For good or ill, a fair amount of what I’ve learned about espionage over the years has come from reading spy stories. A few authors are particularly diligent about research and accuracy, so most of what I’ve picked up is probably true. In fact, many of those authors are veterans of the intelligence game and should know what they write about. But, for assurance that what I read is less likely to be fictional, there’s nothing like an in-depth nonfiction treatment of the field by a credible author. Since January 2010, I’ve read more than two dozen excellent books about espionage. I recommend them highly.
The most remarkable of these books are David Talbot‘s revisionist biography of Allen Dulles, The Devil’s Chessboard; Dana Priest and William Arkin’s extraordinary expose of the military-intelligence complex, Top Secret; and Max Hastings’ revisionist history of secret intelligence in World War II, The Secret War.
Each of the two dozen titles below is linked to my review of the book. Within each section, they’re listed in alphabetical order by the authors’s last names.
Books about espionage before and during World War II
Hitler’s Spy Chief: The Wilhelm Canaris Story by Richard Bassett—The secret history of World War II
The Woman Who Smashed Codes: A True Story of Love, Spies, and the Unlikely Heroine Who Outwitted America’s Enemies by Jason Fagone—An extraordinary woman codebreaker who caught gangsters during the 1930s and Nazi spies during World War II.
The Secret War: Spies, Ciphers, and Guerrillas, 1939-1945, by Max Hastings—A revisionist view of intelligence in World War II, questioning the value of “humint”
Agents of Influence: A British Campaign, a Canadian Spy, and the Secret Plot to Bring America into World War II by Henry Hemming—British interference in American politics in WWII
An Impeccable Spy: Richard Sorge, Stalin’s Master Agent by Owen Matthews—The greatest spy of the twentieth century?
Double Cross: The True Story of the D-Day Spies, by Ben McIntyre—A new spin on why the Normandy Invasion succeeded
Operation Mincemeat: How a Dead Man and a Bizarre Plan Fooled the Nazis and Assured Allied Victory, by Ben McIntyre—Finally declassified, the true story of “the man who never was”
Wild Bill Donovan: The Spymaster Who Created the OSS and Modern American Espionage, by Douglas Waller—One remarkable man and the origins of the CIA
Books about Cold War espionage
The Spy Who Couldn’t Spell: A Dyslexic Traitor, an Unbreakable Code, and the FBI’s Hunt for America’s Stolen Secrets by Yudhijit Bhattacharjee—Before Edward Snowden was “The Spy Who Couldn’t Spell”
The Good Spy: The Life and Death of Robert Ames, by Kai Bird—A true story of the PLO, Miss Universe, and the CIA
In the Enemy’s House: The Secret Saga of the FBI Agent and the Code Breaker Who Caught the Russian Spies by Howard Blum—How the Soviet atomic spies were caught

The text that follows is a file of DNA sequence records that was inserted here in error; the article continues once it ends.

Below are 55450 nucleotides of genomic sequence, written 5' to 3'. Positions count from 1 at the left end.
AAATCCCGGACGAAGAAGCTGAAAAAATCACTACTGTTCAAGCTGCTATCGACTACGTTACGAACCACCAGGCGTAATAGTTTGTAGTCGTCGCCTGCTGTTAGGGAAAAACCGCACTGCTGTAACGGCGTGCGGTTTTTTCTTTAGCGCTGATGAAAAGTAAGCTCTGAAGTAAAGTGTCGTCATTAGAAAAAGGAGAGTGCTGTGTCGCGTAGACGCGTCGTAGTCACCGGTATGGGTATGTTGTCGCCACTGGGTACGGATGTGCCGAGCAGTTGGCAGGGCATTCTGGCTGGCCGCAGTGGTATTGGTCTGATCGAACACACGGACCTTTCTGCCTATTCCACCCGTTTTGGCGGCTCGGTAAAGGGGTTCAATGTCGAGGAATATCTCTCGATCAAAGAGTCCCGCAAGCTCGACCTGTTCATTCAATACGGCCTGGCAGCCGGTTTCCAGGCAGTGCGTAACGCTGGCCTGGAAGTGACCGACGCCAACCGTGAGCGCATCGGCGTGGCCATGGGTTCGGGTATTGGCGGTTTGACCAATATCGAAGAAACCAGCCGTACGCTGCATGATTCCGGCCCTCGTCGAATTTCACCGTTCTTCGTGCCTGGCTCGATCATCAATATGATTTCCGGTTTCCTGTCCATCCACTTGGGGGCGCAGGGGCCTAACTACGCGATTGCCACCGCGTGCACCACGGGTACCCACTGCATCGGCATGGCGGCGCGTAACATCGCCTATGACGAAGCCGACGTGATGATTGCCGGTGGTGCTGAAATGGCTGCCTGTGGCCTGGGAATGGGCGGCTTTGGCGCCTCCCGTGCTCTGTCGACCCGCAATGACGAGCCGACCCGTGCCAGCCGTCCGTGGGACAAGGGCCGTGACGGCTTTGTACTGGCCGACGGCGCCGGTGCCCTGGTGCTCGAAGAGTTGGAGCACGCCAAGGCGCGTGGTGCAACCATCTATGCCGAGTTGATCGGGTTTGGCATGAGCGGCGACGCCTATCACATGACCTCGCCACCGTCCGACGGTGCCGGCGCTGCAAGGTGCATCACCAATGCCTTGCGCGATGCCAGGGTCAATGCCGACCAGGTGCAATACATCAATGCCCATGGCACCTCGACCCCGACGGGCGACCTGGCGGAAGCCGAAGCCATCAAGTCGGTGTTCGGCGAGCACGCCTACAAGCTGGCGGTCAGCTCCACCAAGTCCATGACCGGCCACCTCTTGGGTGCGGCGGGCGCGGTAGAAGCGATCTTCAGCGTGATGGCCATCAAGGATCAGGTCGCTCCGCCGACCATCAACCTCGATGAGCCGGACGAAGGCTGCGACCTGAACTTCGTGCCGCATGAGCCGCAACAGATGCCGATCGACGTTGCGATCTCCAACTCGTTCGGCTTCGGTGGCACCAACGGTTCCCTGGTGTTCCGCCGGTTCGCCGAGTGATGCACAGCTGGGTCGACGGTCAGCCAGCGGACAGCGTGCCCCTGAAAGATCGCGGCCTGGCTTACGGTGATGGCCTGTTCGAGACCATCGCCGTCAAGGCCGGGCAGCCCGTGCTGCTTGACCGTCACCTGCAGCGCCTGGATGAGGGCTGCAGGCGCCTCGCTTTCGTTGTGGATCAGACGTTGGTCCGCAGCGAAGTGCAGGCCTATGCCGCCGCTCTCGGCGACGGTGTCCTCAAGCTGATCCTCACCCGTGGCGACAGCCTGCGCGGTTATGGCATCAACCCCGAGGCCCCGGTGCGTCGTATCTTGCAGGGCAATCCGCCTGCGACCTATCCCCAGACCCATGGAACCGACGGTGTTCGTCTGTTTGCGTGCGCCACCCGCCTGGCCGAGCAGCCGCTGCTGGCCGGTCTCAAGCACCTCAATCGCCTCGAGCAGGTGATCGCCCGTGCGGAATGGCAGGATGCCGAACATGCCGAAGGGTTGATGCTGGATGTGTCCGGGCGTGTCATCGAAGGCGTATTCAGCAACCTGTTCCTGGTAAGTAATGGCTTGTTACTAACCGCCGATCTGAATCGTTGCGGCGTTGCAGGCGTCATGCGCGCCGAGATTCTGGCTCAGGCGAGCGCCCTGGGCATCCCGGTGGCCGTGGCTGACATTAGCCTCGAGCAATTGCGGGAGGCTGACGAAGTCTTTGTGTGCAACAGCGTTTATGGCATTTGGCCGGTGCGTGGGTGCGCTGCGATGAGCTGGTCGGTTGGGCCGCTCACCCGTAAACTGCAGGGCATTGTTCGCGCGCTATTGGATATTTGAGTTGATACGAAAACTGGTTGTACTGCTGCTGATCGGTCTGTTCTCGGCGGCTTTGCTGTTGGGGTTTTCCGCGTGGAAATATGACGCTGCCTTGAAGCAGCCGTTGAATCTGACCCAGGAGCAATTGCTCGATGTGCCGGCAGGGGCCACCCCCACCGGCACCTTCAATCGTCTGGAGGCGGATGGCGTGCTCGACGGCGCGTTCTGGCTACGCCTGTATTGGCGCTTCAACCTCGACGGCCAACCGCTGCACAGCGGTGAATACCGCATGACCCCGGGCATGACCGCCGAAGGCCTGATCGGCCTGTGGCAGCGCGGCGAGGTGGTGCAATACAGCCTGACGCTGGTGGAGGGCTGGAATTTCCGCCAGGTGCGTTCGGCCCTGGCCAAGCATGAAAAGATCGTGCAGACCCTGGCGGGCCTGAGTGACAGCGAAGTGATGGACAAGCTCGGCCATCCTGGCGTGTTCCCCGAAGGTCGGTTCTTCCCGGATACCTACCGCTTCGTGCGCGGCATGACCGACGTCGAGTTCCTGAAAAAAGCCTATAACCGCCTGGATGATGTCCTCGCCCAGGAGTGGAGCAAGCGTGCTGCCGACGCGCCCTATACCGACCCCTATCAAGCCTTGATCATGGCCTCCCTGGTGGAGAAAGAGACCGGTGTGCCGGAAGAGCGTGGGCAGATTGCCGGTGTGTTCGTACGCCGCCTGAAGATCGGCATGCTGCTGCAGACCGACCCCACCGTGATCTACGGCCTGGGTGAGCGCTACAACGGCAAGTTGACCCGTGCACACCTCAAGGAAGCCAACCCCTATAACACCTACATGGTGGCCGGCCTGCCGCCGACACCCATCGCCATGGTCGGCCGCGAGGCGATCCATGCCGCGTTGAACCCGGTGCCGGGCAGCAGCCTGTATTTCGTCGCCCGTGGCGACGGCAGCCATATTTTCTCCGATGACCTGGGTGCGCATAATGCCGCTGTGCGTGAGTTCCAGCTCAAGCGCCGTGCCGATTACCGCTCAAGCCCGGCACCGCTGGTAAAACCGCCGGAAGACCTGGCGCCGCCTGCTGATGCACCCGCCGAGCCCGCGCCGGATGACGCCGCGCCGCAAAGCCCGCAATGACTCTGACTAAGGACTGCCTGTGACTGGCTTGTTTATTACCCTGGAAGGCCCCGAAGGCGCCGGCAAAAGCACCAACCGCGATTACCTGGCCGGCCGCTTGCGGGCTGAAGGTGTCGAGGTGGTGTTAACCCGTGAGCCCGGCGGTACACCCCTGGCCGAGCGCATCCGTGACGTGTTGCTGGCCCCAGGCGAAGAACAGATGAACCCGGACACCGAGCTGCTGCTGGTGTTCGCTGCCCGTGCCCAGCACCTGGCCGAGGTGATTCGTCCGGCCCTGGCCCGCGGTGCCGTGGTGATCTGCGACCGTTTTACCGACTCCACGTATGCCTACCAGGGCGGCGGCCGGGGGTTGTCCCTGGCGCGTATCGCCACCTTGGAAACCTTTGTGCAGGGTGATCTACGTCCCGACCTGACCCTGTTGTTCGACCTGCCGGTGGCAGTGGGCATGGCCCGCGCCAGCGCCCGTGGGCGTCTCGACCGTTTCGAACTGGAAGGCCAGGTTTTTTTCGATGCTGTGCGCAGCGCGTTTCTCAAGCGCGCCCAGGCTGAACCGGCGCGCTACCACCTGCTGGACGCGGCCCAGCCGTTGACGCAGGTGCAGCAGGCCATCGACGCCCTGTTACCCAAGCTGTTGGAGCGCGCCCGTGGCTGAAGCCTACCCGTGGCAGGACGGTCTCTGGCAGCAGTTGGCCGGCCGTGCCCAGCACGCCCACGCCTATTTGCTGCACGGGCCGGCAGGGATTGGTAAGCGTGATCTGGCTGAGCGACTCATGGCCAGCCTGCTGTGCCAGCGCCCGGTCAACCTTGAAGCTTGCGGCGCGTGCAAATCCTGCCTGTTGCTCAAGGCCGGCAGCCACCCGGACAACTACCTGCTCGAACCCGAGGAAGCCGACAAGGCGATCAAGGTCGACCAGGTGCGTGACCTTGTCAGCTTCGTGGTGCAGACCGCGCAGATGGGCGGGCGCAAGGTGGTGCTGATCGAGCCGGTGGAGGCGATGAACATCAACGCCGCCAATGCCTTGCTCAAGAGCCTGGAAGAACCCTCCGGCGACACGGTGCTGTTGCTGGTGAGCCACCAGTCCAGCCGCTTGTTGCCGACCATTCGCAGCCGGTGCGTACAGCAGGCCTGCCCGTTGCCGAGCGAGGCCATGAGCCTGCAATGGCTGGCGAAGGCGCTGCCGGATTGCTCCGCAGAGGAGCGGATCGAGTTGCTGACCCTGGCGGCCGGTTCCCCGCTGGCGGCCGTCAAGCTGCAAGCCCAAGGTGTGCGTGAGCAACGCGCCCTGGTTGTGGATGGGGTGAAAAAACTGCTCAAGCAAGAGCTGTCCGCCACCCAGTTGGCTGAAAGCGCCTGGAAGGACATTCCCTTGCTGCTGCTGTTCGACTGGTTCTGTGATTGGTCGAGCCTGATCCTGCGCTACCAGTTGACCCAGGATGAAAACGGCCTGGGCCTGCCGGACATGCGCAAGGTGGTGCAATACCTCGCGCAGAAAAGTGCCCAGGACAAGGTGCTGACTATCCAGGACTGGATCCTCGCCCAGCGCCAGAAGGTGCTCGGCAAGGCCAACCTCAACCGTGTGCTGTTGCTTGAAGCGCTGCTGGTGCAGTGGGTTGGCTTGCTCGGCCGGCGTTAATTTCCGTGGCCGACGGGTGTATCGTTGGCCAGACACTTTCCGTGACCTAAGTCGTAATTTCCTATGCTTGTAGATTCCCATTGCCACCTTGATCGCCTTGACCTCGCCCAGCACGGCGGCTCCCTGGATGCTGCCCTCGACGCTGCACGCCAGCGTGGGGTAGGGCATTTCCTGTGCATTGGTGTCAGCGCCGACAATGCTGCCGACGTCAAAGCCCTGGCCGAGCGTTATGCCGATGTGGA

The Zhivago Affair: The Kremlin, the CIA, and the Battle Over a Forbidden Book by Peter Finn and Petra Couvée—How a novel helped speed the collapse of the Soviet Union
King of Spies: The Dark Reign of an American Spymaster by Blaine Harden—The shameful reality of America’s role in the Korean War
The Billion Dollar Spy: A True Story of Cold War Espionage and Betrayal, by David E. Hoffman—Spycraft as it was actually practiced in this true-life tale of Cold War espionage
Nuking the Moon: And Other Intelligence Schemes and Military Plots Left on the Drawing Board by Vince Houghton—Cockamamie schemes of the CIA and the Pentagon
Mary’s Mosaic: The CIA Conspiracy to Murder John F. Kennedy, Mary Pinchot Meyer, and Their Vision for World Peace, by Peter Janney—The CIA, the mistress, and JFK’s assassination: an astonishing but true story
The Brothers: John Foster Dulles, Allen Dulles, and Their Secret World War, by Stephen Kinzer—They shaped US foreign policy for decades to come
A Spy Among Friends: Kim Philby and the Great Betrayal, by Ben MacIntyre—Was Kim Philby the greatest spy ever (as far as we know)?
The Spy and the Traitor: The Greatest Espionage Story of the Cold War by Ben MacIntyre—An extraordinary Cold War spy story a screenwriter couldn’t make up
The Ghost: The Secret Life of CIA Spymaster James Jesus Angleton by Jefferson Morley—James Jesus Angleton, the man who nearly destroyed the CIA
Patriotic Betrayal: The Inside Story of the CIA’s Secret Campaign to Enroll American Students in the Crusade Against Communism, by Karen M. Paget—Revealed: another sordid CIA scandal
The Devil’s Chessboard: Allen Dulles, the CIA, and the Rise of America’s Secret Government, by David Talbot—When America’s secret government ran amok
Books about espionage since 1989
The Angel: The Egyptian Spy Who Saved Israel, by Uri Bar-Joseph—The amazing tale of Gamal Nasser’s son-in-law, who spied for Israel for many years
Life Undercover: Coming of Age in the CIA by Amaryllis Fox—Life undercover in the CIA chasing suitcase nukes
Dark Territory: The Secret History of Cyber War, by Fred Kaplan—A story that stretches over five decades
The Way of the Knife: The CIA, a Secret Army, and a War at the Ends of the Earth, by Mark Mazzetti—Drones, mercenaries, and targeted murder: the new strategy of the CIA
Top Secret America: The Rise of the New American Security State, by Dana Priest and William M. Arkin—The shocking reality behind America’s war on “terror”
Operation Shakespeare: The True Story of an Elite International Sting, by John Shiffman—How the Department of Homeland Security went abroad to capture an Iranian arms dealer
Agent Storm: My Life Inside Al Qaeda and the CIA, by Morten Storm, Paul Cruickshank, and Tim Lister—A truly amazing story about Al Qaeda, and it’s real
This post was updated on September 9, 2020.
For further reading
You might also be interested in my post, My 20 favorite espionage novels. You may also enjoy 5 top nonfiction books about World War II (plus many runners-up).
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